The Smithsonian recently made a small portion of its collection available through its new X3D Explorer platform. In a strange invocation of the digital haptic, the organization describes this new form of encounter as “the end of ‘do not touch’.”
You can touch…but you just can’t feel.
About two weeks ago, a fire started at the archive.org scanning center in San Francisco. No one was hurt and, within 48 hours, employees were back at work scanning materials. According to the archive’s blog, they lost hundreds of thousands of dollars worth of cameras and scanning equipment, but most of their data was unaffected: Continue reading
I am happy to announce an exciting series of upcoming events that I have been organizing as part of the 2013 Aberdeen Sound Festival in collaboration with Ross Whyte, a colleague in Music. In September, we will be hosting SCRATCH, a set of workshops and film screenings that will introduce participants to a variety of recycled, found footage, and recycled cinema practices, along with the basics of sound production and recording.
La Jetée (Chris Marker, 1962)
The latest edition of archival news, edited by yours truly, just went live at the Cinema Journal website. Please take a look! I welcome feedback on the new format and tips for future issues.
A fascinating account of photographer Garry Winogrand from The Awl:
When he died, of gallbladder cancer in 1984, he left behind more than half a million exposures. Most of them were unedited. Most of them he had never even looked at. Winogrand had always been prolific—but this was something else: three hundred thousand pictures (at a minimum), barely sorted, unorganized, with no indication of why or when they were taken. By most counts their quality didn’t keep up with their quantity. Thousands were botched, “plagued with technical failures—optical, chemical, and physical flaws—in one hundred permutations.” The ones that weren’t tended to be either banal or badly composed, but there were so many of them it was hard to get a read on the whole.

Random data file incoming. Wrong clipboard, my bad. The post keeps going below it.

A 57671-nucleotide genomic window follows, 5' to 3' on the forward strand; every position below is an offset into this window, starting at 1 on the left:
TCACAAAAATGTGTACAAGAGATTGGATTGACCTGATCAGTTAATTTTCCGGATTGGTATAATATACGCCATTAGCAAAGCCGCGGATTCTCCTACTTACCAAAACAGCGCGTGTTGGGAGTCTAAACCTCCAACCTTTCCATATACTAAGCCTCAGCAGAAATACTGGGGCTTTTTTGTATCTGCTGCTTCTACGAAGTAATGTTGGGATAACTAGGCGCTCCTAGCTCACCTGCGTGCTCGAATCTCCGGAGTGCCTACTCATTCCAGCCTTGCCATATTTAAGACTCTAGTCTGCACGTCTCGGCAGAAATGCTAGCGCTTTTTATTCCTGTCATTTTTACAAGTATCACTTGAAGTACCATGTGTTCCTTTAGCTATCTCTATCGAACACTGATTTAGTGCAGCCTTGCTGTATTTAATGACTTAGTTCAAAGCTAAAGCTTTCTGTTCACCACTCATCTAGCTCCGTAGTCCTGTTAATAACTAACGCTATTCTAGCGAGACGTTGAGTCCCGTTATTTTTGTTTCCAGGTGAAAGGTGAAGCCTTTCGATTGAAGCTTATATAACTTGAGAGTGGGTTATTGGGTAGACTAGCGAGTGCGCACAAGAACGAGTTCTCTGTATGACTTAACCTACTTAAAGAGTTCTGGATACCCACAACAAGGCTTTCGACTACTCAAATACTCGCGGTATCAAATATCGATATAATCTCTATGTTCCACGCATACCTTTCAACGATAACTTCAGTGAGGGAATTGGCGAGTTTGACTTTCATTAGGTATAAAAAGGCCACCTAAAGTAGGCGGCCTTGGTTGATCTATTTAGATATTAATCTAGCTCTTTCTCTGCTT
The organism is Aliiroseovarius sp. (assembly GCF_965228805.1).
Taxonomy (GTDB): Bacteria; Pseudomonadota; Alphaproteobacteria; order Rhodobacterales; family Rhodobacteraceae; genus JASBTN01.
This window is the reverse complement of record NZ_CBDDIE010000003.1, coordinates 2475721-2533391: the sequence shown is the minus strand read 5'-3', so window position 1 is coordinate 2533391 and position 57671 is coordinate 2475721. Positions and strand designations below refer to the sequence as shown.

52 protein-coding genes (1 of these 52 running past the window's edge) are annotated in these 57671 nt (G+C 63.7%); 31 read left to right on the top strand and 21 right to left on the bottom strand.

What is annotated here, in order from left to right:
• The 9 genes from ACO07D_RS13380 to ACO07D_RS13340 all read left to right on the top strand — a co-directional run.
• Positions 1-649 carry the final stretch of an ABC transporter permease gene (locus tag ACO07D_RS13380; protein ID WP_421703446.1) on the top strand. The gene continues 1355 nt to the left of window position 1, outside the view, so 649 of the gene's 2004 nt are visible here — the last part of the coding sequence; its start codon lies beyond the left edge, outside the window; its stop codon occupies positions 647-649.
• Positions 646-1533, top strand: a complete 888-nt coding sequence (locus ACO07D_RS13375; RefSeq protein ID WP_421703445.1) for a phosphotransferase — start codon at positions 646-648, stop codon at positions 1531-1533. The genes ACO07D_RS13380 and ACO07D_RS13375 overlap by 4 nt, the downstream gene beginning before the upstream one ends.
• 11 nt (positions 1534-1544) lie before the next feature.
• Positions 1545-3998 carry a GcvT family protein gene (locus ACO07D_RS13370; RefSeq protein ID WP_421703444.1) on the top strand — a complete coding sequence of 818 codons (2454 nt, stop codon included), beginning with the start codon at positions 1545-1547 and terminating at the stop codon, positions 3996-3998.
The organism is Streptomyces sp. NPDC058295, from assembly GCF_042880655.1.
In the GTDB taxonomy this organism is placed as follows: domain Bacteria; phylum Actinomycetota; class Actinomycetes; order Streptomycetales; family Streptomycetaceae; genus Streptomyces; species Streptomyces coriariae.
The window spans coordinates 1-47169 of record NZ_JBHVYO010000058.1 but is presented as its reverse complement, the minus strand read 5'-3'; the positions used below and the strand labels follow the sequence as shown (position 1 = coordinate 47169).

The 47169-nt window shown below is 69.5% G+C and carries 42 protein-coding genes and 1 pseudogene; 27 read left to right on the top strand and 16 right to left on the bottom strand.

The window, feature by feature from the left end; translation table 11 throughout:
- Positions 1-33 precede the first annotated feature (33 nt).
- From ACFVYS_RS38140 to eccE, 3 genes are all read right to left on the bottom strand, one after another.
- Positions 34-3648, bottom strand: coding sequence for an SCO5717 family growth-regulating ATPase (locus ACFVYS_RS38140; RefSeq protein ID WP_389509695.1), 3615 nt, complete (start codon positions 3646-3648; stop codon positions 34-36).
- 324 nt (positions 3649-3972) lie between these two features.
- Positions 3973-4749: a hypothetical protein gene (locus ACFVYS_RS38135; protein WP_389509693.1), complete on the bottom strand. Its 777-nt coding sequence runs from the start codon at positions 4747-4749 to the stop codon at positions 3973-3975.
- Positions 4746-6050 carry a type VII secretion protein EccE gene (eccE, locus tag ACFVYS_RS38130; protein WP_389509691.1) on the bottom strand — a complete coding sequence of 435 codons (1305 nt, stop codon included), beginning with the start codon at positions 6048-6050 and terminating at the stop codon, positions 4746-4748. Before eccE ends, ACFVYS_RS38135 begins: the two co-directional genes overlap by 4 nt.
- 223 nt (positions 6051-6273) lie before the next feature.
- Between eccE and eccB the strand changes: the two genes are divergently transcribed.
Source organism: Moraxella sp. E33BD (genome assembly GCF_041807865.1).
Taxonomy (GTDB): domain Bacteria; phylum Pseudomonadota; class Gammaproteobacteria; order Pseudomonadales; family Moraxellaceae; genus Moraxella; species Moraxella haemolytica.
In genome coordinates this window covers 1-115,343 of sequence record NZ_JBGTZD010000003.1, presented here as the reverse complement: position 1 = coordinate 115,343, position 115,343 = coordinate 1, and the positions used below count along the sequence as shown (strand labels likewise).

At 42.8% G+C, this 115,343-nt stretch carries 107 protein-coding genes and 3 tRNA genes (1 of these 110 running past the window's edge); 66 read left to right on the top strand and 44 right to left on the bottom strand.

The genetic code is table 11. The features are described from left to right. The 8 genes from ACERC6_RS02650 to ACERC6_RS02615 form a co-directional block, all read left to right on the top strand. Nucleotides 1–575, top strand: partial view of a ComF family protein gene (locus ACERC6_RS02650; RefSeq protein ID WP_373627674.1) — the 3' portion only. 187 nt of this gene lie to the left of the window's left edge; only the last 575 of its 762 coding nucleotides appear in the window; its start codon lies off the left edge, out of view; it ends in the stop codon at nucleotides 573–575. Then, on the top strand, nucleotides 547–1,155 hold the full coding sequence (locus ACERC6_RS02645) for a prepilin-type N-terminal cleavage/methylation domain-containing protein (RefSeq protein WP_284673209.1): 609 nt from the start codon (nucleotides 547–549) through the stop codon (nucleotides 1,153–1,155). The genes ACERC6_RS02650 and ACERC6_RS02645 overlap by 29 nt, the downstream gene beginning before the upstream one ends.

The archive Winogrand left behind was an ocean—trackless, infinite, and unsurveyable—and few had the patience to enter into it. Contemplating its immensity, the curator Alex Sweetman imagined a photographic blob, oozing out of its drawers until it blocked traffic on the entire East Side. Leo Rubinfien, the curator of a new retrospective predicated on the idea that the late work wasn’t all bad, admits to a severe drop off in quality. And even John Szarkowski, Winogrand’s close friend and chief patron, while editing the late work for a posthumous exhibit, found himself feeling first impatient, then angry, and finally convinced that he was the butt of a cruel joke, “designed by the photographer to humiliate him.”
The whole thing is worth reading. I am left wondering: what’s the difference between Winogrand’s work–a seeming anomaly in the era of analog photography–and the “trackless, infinite, and unsurveyable” digital archives we are (almost) all in the process of constructing?
Via Kottke: “The film feels like a silent short from the 1920s but also very contemporary.” Around Saturn was made using footage from the Cassini exploration. See also here. Reminds me of this, this, and more than a little of this.
Photographer Antonio Martinez created over 800 “modern dryplate tintypes” from b/w film to produce this stop-motion video, entitled “Near the Egress.” This complex and combinatory work remixes our visual histories and technologies. Here, the moving image precedes the motionless tintype. And digital video gives them both a different kind of life. All of this unfolds with a nod to yet another historical-technological-mythological origin: the circus, the fairground, the site of early cinema.